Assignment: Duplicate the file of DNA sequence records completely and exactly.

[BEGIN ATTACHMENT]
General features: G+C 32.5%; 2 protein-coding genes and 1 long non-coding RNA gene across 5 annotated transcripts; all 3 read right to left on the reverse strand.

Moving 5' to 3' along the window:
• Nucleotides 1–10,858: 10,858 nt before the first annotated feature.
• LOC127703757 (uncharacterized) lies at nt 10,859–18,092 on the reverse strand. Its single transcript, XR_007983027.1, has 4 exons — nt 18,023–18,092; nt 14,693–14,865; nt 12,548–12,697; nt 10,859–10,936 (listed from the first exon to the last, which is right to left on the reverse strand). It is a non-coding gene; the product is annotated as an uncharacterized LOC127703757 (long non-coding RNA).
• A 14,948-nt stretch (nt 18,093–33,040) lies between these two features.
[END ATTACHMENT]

General features: G+C 32.5%; 2 protein-coding genes and 1 long non-coding RNA gene across 5 annotated transcripts; all 3 read right to left on the reverse strand.

Moving 5' to 3' along the window:
• Nucleotides 1–10,858: 10,858 nt before the first annotated feature.
• LOC127703757 (uncharacterized) lies at nt 10,859–18,092 on the reverse strand. Its single transcript, XR_007983027.1, has 4 exons — nt 18,023–18,092; nt 14,693–14,865; nt 12,548–12,697; nt 10,859–10,936 (listed from the first exon to the last, which is right to left on the reverse strand). It is a non-coding gene; the product is annotated as an uncharacterized LOC127703757 (long non-coding RNA).
• A 14,948-nt stretch (nt 18,093–33,040) lies between these two features.